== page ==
Is escapism good for us or is it poisonous?

April 2, 2018

 

 “But there’s nothing wrong with escapism!”, one may say as ‘time off’ or ‘down time’ is a highly coveted state of being or moment that is sought and protected.

 

“I just want to go home and watch TV/Play computer/go to bed!”

 

Said with slight exasperation, it could be interpreted that what is really being expressed is “I just want to run away from it all and I can’t cope with work/family/relationships/life at the moment!”

 

But what exactly is the quality of our ‘down time?’ And technically time doesn’t go down or up, fast or slow, it stays the same.

 

It’s our activities and the way we live that give us our perception of time as changing.

And it’s our activities that determine how we feel about life.

 

If I stay up late, drag myself out of bed dog tired the next morning, and then rush to get to work, I am not going to enjoy what I do and the day is going to be a total drag. It is not my works fault either, it’s how I choose to live the previous day that then further develops or contributes to a series of events where I now arrive to work miserable and tired. 

 

Another example -  there is a tension between me and another. I don’t want to speak to them because I am scared that they will misinterpret what I say, or that I will react and get angry and we’ll have an argument on our hands. The mind loves to run the 1000 worse scenarios in these moments. While it does take two to tango, by me not being honest in how I feel will only ever add to the tension. This tension builds up and lives within me but those worse case scenarios all start with me allowing another to be aware of how I feel by communicating it to them. In order to not feel this tension I can escape further into my mind or a video game. But this degrades, exhausts and poisons the body as the tension isn’t being dealt with. It’s like the fire alarm in the house going off while you are asleep, getting up, turning it off and going back to bed, never addressing why it’s going off in the first place.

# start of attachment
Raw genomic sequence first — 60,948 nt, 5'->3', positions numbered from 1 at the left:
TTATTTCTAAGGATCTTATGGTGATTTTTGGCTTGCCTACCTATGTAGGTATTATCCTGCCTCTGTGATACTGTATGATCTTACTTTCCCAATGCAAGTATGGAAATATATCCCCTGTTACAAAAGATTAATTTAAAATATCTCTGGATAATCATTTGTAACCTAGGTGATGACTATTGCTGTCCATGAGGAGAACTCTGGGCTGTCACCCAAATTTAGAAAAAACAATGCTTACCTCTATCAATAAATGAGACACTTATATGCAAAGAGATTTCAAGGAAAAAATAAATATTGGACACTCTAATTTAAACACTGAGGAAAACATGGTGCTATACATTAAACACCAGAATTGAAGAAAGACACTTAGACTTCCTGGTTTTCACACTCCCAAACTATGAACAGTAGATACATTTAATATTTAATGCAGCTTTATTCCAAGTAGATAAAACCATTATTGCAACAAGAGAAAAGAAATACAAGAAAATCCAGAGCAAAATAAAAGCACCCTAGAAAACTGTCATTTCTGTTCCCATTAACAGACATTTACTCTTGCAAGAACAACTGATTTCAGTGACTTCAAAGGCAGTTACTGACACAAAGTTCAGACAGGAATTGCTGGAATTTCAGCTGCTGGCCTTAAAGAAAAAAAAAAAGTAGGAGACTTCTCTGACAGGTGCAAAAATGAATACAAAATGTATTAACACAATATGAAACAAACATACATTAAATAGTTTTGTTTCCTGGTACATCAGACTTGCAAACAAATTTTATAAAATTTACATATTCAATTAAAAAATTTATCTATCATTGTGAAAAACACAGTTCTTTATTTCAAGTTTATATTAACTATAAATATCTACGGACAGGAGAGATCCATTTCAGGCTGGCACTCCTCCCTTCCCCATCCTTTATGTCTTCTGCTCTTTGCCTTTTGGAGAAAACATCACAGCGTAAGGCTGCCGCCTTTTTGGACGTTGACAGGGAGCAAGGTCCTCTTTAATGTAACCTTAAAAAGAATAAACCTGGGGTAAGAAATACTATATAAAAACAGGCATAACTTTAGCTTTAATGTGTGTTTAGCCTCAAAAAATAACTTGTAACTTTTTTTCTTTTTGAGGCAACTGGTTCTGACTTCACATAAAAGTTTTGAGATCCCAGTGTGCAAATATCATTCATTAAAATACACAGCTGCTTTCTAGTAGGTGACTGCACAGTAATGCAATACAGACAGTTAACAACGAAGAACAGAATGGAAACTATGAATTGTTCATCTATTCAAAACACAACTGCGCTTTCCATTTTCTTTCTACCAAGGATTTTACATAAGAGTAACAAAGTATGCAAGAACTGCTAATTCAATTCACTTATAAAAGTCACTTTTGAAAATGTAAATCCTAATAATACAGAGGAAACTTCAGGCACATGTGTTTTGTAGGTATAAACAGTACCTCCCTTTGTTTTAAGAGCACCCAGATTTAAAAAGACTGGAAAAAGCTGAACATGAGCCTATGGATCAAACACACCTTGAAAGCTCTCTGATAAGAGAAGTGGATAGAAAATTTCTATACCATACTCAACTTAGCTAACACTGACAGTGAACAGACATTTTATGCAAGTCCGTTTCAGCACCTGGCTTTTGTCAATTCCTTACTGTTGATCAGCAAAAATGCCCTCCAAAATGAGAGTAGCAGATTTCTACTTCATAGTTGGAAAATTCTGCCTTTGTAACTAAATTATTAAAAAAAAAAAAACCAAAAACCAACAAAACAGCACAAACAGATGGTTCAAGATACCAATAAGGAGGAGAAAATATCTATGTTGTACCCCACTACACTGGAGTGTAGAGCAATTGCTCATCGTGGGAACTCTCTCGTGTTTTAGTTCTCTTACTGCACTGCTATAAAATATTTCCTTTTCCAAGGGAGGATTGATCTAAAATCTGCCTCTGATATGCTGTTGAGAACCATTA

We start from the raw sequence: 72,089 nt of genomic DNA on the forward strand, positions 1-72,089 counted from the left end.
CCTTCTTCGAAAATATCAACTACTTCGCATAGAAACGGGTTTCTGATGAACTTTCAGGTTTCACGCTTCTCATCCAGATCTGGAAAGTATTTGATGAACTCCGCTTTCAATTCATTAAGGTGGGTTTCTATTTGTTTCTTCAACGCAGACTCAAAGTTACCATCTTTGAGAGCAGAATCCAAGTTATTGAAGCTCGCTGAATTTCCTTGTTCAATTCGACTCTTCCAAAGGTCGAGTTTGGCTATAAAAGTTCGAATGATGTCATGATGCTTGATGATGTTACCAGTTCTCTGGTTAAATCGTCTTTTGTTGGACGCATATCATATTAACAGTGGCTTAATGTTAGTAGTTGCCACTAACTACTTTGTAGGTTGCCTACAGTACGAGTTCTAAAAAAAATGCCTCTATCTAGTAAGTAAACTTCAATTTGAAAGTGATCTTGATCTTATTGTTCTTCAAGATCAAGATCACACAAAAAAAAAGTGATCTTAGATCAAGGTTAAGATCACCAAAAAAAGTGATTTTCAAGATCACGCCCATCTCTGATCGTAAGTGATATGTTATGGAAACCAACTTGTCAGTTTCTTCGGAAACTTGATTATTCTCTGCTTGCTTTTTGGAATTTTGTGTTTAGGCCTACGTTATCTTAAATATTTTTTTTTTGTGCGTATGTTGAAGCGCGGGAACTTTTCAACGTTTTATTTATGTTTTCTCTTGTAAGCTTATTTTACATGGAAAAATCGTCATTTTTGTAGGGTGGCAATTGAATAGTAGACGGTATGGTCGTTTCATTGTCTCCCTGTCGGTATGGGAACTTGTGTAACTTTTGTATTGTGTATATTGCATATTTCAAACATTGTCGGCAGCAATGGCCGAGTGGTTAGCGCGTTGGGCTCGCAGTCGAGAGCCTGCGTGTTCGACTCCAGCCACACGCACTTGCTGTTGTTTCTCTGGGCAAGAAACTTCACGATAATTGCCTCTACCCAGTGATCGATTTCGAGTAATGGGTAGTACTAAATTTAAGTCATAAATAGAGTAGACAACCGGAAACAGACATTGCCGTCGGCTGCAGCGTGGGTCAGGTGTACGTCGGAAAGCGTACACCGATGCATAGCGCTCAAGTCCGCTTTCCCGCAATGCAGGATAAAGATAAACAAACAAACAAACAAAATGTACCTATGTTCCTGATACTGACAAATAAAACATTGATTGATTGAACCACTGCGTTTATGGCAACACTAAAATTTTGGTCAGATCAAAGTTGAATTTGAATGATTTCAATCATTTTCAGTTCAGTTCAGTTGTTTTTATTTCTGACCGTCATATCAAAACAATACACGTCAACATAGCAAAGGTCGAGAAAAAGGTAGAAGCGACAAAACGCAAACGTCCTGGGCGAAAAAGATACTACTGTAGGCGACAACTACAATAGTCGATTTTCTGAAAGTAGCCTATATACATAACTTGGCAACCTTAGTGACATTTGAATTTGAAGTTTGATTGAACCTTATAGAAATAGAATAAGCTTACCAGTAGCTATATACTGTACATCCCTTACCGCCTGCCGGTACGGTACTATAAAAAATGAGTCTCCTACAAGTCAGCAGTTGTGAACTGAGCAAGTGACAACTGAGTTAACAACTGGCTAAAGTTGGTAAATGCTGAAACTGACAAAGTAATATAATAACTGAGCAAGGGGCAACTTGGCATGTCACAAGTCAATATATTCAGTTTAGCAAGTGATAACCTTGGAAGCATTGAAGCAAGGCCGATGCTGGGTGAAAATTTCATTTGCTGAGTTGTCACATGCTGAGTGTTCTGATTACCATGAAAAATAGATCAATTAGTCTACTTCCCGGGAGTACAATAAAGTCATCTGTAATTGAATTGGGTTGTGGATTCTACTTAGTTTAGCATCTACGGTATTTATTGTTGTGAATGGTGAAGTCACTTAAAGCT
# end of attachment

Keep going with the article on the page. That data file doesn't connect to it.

But back to the “I just want to run away” situation.  Often responsibility is the last thing on our agenda, we just want to escape and video games (among many other things) provide that door to another world for us to frolic in.

 

But from many years of experience I can say:

 

  • Escaping from life never solved or healed my issues

  • Escaping from life actually INCREASED life’s tensions and gaming would drain my energy leaving me with even less energy to commit to life.

  • Escaping from life twisted my perception of the reality of life and took me further away from being able to feel the truth of situations

  • As with the burning house example, escaping from life avoids me being aware of my responsibility and possibly that I had an input into the meltdown that is building or happening. To avoid facing the fact that I may have been the one to leave the cooker on!

 

I used to covet escapism like a precious treasure but more and more these days I am finding it to be fools gold. Going off into these fantasy worlds was like opium that gave life a soft, fluffy, comfortable edge rather than the harshness that I perceived it to be.

 

That sharp edge is only there when I am disconnected and not committing to life in the first place, because when I am committed and connected to myself and my inner-most, life is not sharp but really awesome. An internal navigation for how to be in life based on a constant communication between my being and my body. It’s not perfect but in that imperfection it can be absolutely amazing and this comes in when I commit to caring for myself and sharing how I feel.

 

Changing certain lifestyle choices have included:

  • Going to the bathroom when I feel to

  • Going to sleep when I feel tired

  • Initially I started a diary to write down how I felt and gained practice in sharing this with others.  The internal dialog in my mind, the sensations in my body with the understanding that they are all here for a reason and that there is an energy behind all of them.

  • Changing my food choices based on how they made me feel after eating certain foods

  • Making my bed everyday

  • Washing my face everyday

  • Committing to being prepared for work with clean uniform and lunch etc.

 

And many other things such as addressing my hurts and behaviours to avoid further perceived hurt-causing situations or people.

 

This way of living is making running away more and more uncomfortable and not worth all that I previously invested in it. I feel more energised and willing to be in life in the knowing that life can hurt yes, but if I am poisoning and crippling my body with unloving lifestyle choices, then I can easily be knocked over by anything that comes my way. If I have my own back then life’s challenges can be seen as lessons rather than constant attacks.

 

This way of living also brings with it a fostering of self-worth in that I feel that I no longer deserve to poison myself with escapism and going off into far away video game lands. That committing to life is far greater than running away from it. 

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